So here our task for the day, after you do your watering, either by hand or with your drip system, go take a trowel and dig down and see how deep your water is getting. I’m the queen of thinking I’ve watered enough only to find that the water only penetrated 1/4 of an inch. I can’t tell you how many perennial flowers I’ve lost due to my bad watering. So I’ve learned that I really need to dig down and see how far I’ve actually watered. To really test your watering, on your next early morning walk, stick your finger in the soil and make sure that the soil is still wet at least 2 inches down. If not, water longer.
Zucchini on Solstice
We’ve found that creating dirt ‘walls’ around our plants helps to keep the water in around the plants root area without running out all over the place. Don’t forget to mulch well so that you won’t loose that water to evaporation too. If you are in a water restricted area, check out my post on having a Drought Tolerant Vegetable Garden.

Tell me, how do you water? Drip or hand watering? How often do you water? Have you learned any watering tricks along the way?

Oh and I have been curious…for my Southern Hemisphere friends, was yesterday the shortest day of the year for you?


Filed under 30 Days to a Better Garden, Water

Garden Friendly Detergents and Soap

Edit: I posted a recipe and ‘how-to’ for making your own garden friendly liquid laundry detergent. Check it out!

The other week Ken, a local reader, commented on my Tips for A Drought Friendly Garden post saying that he was interested in knowing more about about plant safe detergents and soaps to use in his homemade grey water system. He wanted to know if I knew more about this. Well I knew a little bit, but I did a little research to learn more and I thought I’d share it with you. There are a number of reasons why you might not want to use common detergents and soaps, including what happens to them once they reach our main waterways, and you can read all about it at nature moms, but I’m going to focus garden friendly detergents and soaps.

I remember from way back to an old college class that I took that using detergents and soaps that contain phosphorus can harm the waterways by helping grow algae. Phosphorus acts as a fertilizer, which at first sounds great. If it’s a fertilizer why wouldn’t you want to add it to your garden? Well probably for the same reason that you don’t use Miracle Grow, right you Organic Gardeners? Adding synthetic fertilizers strips the soil of its natural nutrients eventually, so you become dependent on using synthetic fertilizers to add nutrients to the soil. Better to add manure, cover crops and compost to your soil and keep the phosphorus filled detergents out.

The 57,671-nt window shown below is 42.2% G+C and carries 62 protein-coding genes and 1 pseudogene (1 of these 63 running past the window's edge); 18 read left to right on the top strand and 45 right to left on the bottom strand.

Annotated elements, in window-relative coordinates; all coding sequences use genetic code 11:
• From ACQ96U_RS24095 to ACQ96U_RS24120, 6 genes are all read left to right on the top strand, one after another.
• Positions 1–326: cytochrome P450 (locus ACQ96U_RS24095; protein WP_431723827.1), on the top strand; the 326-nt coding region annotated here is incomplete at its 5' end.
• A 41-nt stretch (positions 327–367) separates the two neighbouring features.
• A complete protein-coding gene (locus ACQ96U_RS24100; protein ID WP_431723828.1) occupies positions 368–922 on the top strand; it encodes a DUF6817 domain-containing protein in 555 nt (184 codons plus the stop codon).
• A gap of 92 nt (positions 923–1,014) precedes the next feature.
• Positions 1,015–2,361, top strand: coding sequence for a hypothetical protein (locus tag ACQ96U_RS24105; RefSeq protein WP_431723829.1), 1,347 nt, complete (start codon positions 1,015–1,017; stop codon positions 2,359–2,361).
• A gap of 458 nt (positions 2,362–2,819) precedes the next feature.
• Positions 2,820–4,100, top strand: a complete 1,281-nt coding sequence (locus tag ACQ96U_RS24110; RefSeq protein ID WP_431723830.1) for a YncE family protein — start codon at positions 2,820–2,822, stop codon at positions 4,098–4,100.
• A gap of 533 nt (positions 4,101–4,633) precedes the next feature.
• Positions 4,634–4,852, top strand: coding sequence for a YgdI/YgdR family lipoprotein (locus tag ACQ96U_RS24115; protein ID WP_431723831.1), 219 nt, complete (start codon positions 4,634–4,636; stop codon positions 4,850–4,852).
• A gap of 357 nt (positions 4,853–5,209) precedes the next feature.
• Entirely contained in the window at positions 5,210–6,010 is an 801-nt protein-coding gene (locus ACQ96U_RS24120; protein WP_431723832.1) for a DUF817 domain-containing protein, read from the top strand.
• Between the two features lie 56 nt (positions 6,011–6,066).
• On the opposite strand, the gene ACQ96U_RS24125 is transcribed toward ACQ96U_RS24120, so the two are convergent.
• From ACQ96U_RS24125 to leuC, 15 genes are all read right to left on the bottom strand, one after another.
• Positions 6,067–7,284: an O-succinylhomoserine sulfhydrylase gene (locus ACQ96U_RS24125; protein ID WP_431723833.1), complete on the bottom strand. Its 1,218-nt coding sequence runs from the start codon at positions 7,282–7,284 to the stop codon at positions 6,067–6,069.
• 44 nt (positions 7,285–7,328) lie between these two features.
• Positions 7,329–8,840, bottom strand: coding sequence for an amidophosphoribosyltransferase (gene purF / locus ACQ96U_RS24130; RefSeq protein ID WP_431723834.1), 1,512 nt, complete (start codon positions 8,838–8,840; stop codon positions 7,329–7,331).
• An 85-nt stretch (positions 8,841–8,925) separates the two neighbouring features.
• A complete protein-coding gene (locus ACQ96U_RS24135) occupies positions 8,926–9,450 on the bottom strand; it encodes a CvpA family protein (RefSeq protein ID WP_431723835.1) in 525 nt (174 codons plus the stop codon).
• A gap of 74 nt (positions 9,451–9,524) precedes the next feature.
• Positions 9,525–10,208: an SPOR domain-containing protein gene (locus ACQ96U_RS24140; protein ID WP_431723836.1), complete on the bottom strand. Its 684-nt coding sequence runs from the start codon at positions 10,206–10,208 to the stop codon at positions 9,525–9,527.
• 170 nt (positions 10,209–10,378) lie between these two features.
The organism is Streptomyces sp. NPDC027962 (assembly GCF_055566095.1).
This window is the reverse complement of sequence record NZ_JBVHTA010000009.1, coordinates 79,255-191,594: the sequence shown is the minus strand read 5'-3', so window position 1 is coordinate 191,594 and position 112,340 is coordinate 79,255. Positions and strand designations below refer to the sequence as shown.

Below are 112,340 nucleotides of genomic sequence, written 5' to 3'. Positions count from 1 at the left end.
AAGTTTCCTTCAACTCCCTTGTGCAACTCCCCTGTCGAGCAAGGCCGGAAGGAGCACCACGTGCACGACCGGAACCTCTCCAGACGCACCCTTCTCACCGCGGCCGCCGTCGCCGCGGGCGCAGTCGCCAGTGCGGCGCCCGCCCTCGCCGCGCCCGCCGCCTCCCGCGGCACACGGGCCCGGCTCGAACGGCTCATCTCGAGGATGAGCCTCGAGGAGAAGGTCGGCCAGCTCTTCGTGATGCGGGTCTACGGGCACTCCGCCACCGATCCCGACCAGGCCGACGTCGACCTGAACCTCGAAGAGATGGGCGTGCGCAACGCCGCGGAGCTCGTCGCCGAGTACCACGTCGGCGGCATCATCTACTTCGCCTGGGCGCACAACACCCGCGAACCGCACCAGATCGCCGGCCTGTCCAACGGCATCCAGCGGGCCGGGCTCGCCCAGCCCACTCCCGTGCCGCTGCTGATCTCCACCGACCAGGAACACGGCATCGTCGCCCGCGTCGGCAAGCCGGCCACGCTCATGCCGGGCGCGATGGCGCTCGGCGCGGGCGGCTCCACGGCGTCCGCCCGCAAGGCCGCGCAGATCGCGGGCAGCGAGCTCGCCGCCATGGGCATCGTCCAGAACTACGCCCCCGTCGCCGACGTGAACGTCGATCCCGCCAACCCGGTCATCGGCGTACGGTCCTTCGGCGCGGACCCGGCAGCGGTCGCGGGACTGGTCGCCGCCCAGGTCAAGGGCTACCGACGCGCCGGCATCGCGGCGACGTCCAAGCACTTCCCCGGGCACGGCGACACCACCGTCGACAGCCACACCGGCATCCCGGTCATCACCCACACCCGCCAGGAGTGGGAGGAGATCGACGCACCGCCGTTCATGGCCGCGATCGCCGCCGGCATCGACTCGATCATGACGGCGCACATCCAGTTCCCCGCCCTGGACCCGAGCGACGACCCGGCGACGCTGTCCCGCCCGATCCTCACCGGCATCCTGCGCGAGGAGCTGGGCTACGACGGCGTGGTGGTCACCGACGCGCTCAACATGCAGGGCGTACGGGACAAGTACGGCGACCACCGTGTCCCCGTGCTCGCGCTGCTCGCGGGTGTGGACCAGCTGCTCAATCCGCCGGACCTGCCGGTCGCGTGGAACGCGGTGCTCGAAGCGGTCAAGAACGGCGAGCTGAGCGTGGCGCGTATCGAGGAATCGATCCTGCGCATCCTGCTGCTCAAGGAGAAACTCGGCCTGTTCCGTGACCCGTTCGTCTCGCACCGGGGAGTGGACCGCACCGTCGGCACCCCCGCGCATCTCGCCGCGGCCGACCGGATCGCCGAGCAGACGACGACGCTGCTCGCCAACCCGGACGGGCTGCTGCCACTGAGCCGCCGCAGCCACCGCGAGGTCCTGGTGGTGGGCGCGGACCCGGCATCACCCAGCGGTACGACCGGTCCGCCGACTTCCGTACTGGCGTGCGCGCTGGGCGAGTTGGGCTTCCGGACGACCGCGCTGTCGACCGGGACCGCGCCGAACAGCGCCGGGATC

When you look for a safe detergent for using when you channel your laundry water into your garden, you want to closely examine the label. Just because it states that the ingredients are ‘plant-based’ doesn’t necessarily mean that the product is harmless. Nor does biodegradable mean that it’s going to biodegrade in a safe and short amount of time. Even harmful chemicals are designed to biodegrade at some point. Most eco-looking detergents and soaps carry those terms, so what in the heck can you use and who can you trust?

To be honest looking at all of the cleaning websites is making my head spin. I think what it comes down to is that if you are really concerned about growing your vegetables completely organically you might want to use your cast off dish water and laundry water for your lawn and ornamentals.

I learned a new term from the Bio-Pac website: Biocompatibility. Biocompatible cleaners are not only non-harmful for plants and soil, they biodegrade entirely into plant nutrients!Biocompantible cleaners are designed with grey water systems in mind, so any of the Bio Pac products would be safe to use. We use their dish soap frequently and besides it being plant safe, it is a nice soap to use. I hand wash the majority of our dishes every night so I’m pretty picky about liquid soaps. I don’t like them to be too thin or to have an icky odor. Bio Pac is nicely concentrated and it smells really nice too – citrusy!

Seventh Generation has been a trusted ‘green’ company for a while now. I use their disposable diapers exclusively and frequently use their detergent too.

Ecover products are also reported to biodegrade cleanly. Treehugger has a great write up all about Ecover.

If you are of the frugal manner, you can try making your own dish soaps and detergents to use. Most recipes call for washing soda, which according to this site is all natural and safe, much like baking soda. I list a detergent recipe below but can’t seem to find a dish soap recipe that looks good.

What to Buy:

  1. Seventh Generation Liquid Laundry Detergent
  2. Seventh Generation Powder Natural Laundry Detergent
  3. Bio-Pac Concentrated Dish Liquid
  4. Ecover Dishwashing Liquid
  5. Ecover Laundry Powder

More Info:

What do you know about plant safe detergents and soaps? What do you use?


Filed under Water

The Word on Water


Word on the street is that we have avoided mandatory water rationing this year! Hard to believe that we went from being told that we would have to cut our water usage by 50% to now being told that we can voluntarily cut back 15% in such a short time, but such is the power of mother nature. We did have lots of rain in late winter, especially up here in the north bay. Some counties in the Bay Area have already mandated 15% rationing and I think other counties in California are having a much harder time than that. But here in Sonoma county, the rationing is only voluntary. Great news. And the news said today would bring a 70% chance of rain. Let’s hope.

So can we do to cut back 15% voluntarily?

  • I’m thinking of having a friends plumber husband come over and install a three way switch to our washing machine water outlet so that we can divert water into my flower beds.
  • I’m also thinking of taking one part of my flower beds off of a drip line and watering them only with kitchen sink water scraps
  • I might just convince Scott to try Dry Farming one of our tomatoes this year
  • I’m going to mulch the heck out of everything

How has the water supply shaped up where you live?


Filed under Water

Tips for a Drought Friendly Vegetable Garden